The American Psychological Association estimates that nearly fifty percent of marriages in the United States end in divorce. Whether you believe marriage is a sacrament or not, that is an astounding statistic.
Is there any hope? Of course there is, if we treat marriage as seriously as we treat other major life decisions like having children and pursuing a profession. Sadly, many people think of marriage as a step on the conveyor belt of life, with divorce as a vivid possibility.
Divorce is nearly inevitable if you and your partner can’t get around these five issues. And if you are considering marriage where any of these issues are present, maybe think of lovingly moving on instead.
1) Money: Without exception, every priest I’ve spoken to who performs premarital counseling (including one bishop) says the number one subject young couples seem completely baffled by is money. They truly believe their love can overcome any financial obstacle.
Then they plan a $35,000 cathedral wedding with a ballroom reception and spend the first five years of their marriage arguing about credit card bills. Most of us do not live off the land, so money equals survival, and feeling like our survival is threatened awakens ancient parts of the brain that do not give the faintest darling crap about your love. Primal biology almost always wins, and snarling, vicious fights are bound to happen.
Figure out how to talk about money long before saying “I do,” so you won’t end up paying a lawyer later.
2) Values: He insists your son have a bris and a bar mitzvah, you’re a secular humanist. She has a shrine to her ancestors, but you attend mass five days a week. Some people can handle profound divisions in spiritual and philosophical pursuits. Most cannot.
The more seriously you take your culture, faith, and lifestyle, the harder it will be for you to accept your spouse’s after the initial heady attraction and dreaming phase wears off. And even if you call yourself a lapsed Catholic or a Buddhist in name only, how will it affect the marriage if you have a resurgence of faith while your spouse posts Flying Spaghetti Monster memes on Facebook?
This can even be as simple as him living compassionately and her living combatively. Life approaches are not the same as “he likes fish and she hates all seafood”. They are ingrained, and you’ll spend the whole marriage trying to change your spouse. That is always a disaster.
3) Unrealistic Expectations: You knew she had lupus when you married her, but you want the house spotless every day. You were thrilled to marry a doctor/cop/fireman, but now you’re livid if he doesn’t make it home for dinner. These are unrealistic expectations.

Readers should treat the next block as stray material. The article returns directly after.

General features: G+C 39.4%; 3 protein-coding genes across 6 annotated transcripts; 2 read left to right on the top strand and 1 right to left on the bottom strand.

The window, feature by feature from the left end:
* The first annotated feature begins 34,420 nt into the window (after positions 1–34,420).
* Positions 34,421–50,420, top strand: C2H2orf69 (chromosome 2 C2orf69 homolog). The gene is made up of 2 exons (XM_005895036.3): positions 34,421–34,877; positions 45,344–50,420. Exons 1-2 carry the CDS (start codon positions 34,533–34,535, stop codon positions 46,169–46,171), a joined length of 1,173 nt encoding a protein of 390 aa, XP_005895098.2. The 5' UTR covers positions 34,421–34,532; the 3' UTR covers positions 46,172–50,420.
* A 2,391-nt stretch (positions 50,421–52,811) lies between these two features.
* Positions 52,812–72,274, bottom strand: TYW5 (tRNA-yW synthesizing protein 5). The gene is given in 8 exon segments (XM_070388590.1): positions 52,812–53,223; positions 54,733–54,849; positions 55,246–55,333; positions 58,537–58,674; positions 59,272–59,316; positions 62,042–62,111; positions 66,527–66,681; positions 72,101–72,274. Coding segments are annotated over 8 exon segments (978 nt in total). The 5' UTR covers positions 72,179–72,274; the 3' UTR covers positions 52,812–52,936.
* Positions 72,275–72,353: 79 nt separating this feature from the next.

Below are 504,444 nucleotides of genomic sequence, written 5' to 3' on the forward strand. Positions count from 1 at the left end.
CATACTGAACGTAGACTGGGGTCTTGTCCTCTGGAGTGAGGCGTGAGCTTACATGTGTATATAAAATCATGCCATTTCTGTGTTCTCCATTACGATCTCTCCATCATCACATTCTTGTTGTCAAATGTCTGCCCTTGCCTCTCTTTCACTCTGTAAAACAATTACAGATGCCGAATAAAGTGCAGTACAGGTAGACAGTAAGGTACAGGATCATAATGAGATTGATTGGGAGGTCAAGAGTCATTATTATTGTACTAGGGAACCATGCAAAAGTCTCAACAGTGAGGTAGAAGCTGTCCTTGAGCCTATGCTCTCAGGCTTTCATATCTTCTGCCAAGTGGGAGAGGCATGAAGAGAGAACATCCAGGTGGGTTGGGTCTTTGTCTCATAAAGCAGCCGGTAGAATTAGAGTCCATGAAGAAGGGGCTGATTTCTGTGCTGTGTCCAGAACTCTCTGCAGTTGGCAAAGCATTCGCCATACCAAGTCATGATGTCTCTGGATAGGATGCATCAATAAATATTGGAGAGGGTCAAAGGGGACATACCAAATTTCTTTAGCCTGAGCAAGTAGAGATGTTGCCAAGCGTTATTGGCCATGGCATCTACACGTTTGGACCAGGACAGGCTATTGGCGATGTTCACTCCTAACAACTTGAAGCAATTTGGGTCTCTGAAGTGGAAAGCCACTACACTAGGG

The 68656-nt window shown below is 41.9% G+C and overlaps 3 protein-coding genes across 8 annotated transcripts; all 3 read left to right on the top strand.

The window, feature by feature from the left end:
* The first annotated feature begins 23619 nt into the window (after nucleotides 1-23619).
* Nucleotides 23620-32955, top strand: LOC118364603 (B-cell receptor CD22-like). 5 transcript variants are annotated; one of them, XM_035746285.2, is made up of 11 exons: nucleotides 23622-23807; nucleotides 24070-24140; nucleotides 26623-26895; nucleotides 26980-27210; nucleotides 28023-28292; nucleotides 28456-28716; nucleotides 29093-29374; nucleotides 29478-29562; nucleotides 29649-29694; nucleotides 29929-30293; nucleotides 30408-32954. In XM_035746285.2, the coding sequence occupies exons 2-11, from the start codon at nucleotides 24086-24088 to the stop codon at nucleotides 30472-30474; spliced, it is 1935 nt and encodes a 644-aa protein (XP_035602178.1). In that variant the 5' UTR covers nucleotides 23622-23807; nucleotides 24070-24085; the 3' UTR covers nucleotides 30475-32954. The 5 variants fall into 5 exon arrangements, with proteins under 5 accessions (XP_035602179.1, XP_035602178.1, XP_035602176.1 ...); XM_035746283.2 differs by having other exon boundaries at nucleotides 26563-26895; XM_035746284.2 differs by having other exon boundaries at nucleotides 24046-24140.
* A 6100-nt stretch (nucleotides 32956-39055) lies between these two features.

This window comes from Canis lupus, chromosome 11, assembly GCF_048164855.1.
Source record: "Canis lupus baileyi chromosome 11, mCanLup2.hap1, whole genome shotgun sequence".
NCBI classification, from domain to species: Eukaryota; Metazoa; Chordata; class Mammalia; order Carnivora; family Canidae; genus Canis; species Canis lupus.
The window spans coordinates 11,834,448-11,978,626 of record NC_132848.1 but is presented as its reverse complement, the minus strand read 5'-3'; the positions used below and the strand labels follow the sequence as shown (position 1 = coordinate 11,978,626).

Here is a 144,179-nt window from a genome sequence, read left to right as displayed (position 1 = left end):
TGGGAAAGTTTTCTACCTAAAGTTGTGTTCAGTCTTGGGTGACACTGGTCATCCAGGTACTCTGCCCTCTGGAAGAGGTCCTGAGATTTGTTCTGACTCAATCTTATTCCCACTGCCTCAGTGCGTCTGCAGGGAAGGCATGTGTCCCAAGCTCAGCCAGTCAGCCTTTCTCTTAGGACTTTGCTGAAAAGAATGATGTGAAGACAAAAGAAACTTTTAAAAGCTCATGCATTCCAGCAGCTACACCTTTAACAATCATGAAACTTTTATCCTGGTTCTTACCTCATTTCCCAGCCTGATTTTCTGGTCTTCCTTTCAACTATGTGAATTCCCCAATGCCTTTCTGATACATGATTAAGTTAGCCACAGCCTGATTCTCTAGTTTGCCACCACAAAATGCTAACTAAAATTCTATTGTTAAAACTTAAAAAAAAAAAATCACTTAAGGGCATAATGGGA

We have such a hard time seeing past our physical attraction to people that we tend to forget that we like things a certain way. When we then marry somebody and hope they’ll meet our expectations despite them never showing any intention to do so during courtship, that’s on us. You need to adjust your expectations or work around them, lest you end up in court. Would you rather pay a housekeeper or an attorney?
4) Communication Issues: “I don’t want to talk about this right now.” “Oh God, you’re crying again? What now?” “You never…you always…I’m not speaking to you.”
All of the above statements, whether yelled at full volume or hissed between clenched teeth, indicate that Houston has a problem. Shutting down communication, minimizing and dismissing feelings, and all or nothing statements pretty much obliterate any chance of having a good understanding of each other.
The only thing possibly worse than this kind of “talk” is not talking at all. Do not be surprised if one day, one of you announces they are leaving. They’ve been stewing about it in silence for a long time.
5) Contempt: Contempt is the number one predictor of divorce according to top researchers. Once you have started thinking of your spouse as an irredeemable idiot who is not even worth your courtesy, you are almost guaranteed to file for divorce.
You may tell yourself that you would never be so horrid as to say something like that to your beloved, but you don’t have to actually say anything. You can think it, and researchers can pinpoint when you ARE thinking about it: right when you roll your eyes. If you are reacting to the things your spouse says and does (or doesn’t do) the same way a teenager reacts to a parent who’s just asked them to do something, you are more often than not displaying contempt.
Where a teenager might say “OMIGOD my parents are SOOOO dumb!”, an adult might say to a friend, “Why is my wife so stupid? Who forgets to empty the vacuum?!” or “What kind of man fails to put the gas cap back? What a moron!” You may even say something playful like “You’re lucky you’re cute,” but now you’ve just reduced your spouse to the stature of a yorkie who ate your shoe.
Hear yourself when you talk to your spouse and check your thinking. Just a little thoughtfulness could end up saving your marriage.